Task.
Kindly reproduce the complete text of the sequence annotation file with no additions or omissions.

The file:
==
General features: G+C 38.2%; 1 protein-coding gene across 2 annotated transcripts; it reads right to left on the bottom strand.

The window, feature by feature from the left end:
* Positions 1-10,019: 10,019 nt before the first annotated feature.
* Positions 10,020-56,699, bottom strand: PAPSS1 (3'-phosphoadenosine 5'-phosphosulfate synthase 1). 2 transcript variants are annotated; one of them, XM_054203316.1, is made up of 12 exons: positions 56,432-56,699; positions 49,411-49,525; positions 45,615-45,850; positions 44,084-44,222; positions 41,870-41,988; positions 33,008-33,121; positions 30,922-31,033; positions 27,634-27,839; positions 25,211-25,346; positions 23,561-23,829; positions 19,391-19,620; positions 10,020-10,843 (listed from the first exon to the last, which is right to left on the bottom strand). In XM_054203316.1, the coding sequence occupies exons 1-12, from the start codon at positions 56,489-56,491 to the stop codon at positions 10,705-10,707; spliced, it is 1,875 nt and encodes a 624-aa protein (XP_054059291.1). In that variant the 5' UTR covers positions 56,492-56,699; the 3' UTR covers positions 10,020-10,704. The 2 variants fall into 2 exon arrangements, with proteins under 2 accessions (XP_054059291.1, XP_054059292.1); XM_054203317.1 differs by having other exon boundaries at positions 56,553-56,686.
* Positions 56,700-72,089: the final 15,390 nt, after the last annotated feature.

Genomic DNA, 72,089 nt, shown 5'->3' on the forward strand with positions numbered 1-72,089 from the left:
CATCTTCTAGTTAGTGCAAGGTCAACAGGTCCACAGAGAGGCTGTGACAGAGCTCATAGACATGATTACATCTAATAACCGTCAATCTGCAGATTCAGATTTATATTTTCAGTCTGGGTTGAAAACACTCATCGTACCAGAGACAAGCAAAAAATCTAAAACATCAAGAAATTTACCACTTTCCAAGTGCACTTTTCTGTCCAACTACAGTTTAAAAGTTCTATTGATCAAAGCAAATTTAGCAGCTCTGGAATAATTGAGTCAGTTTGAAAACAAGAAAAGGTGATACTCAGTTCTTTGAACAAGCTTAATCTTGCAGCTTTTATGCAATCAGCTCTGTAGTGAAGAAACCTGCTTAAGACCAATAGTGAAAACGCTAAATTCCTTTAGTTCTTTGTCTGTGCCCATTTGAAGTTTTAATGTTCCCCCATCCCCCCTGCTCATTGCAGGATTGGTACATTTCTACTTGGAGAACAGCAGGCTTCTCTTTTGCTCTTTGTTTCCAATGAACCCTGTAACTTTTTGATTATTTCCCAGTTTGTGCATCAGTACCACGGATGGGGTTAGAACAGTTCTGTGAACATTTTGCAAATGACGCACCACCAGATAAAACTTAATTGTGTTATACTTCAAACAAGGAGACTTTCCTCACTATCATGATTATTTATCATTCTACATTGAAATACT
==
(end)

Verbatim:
General features: G+C 38.2%; 1 protein-coding gene across 2 annotated transcripts; it reads right to left on the bottom strand.

The window, feature by feature from the left end:
* Positions 1-10,019: 10,019 nt before the first annotated feature.
* Positions 10,020-56,699, bottom strand: PAPSS1 (3'-phosphoadenosine 5'-phosphosulfate synthase 1). 2 transcript variants are annotated; one of them, XM_054203316.1, is made up of 12 exons: positions 56,432-56,699; positions 49,411-49,525; positions 45,615-45,850; positions 44,084-44,222; positions 41,870-41,988; positions 33,008-33,121; positions 30,922-31,033; positions 27,634-27,839; positions 25,211-25,346; positions 23,561-23,829; positions 19,391-19,620; positions 10,020-10,843 (listed from the first exon to the last, which is right to left on the bottom strand). In XM_054203316.1, the coding sequence occupies exons 1-12, from the start codon at positions 56,489-56,491 to the stop codon at positions 10,705-10,707; spliced, it is 1,875 nt and encodes a 624-aa protein (XP_054059291.1). In that variant the 5' UTR covers positions 56,492-56,699; the 3' UTR covers positions 10,020-10,704. The 2 variants fall into 2 exon arrangements, with proteins under 2 accessions (XP_054059291.1, XP_054059292.1); XM_054203317.1 differs by having other exon boundaries at positions 56,553-56,686.
* Positions 56,700-72,089: the final 15,390 nt, after the last annotated feature.

Genomic DNA, 72,089 nt, shown 5'->3' on the forward strand with positions numbered 1-72,089 from the left:
CATCTTCTAGTTAGTGCAAGGTCAACAGGTCCACAGAGAGGCTGTGACAGAGCTCATAGACATGATTACATCTAATAACCGTCAATCTGCAGATTCAGATTTATATTTTCAGTCTGGGTTGAAAACACTCATCGTACCAGAGACAAGCAAAAAATCTAAAACATCAAGAAATTTACCACTTTCCAAGTGCACTTTTCTGTCCAACTACAGTTTAAAAGTTCTATTGATCAAAGCAAATTTAGCAGCTCTGGAATAATTGAGTCAGTTTGAAAACAAGAAAAGGTGATACTCAGTTCTTTGAACAAGCTTAATCTTGCAGCTTTTATGCAATCAGCTCTGTAGTGAAGAAACCTGCTTAAGACCAATAGTGAAAACGCTAAATTCCTTTAGTTCTTTGTCTGTGCCCATTTGAAGTTTTAATGTTCCCCCATCCCCCCTGCTCATTGCAGGATTGGTACATTTCTACTTGGAGAACAGCAGGCTTCTCTTTTGCTCTTTGTTTCCAATGAACCCTGTAACTTTTTGATTATTTCCCAGTTTGTGCATCAGTACCACGGATGGGGTTAGAACAGTTCTGTGAACATTTTGCAAATGACGCACCACCAGATAAAACTTAATTGTGTTATACTTCAAACAAGGAGACTTTCCTCACTATCATGATTATTTATCATTCTACATTGAAATACT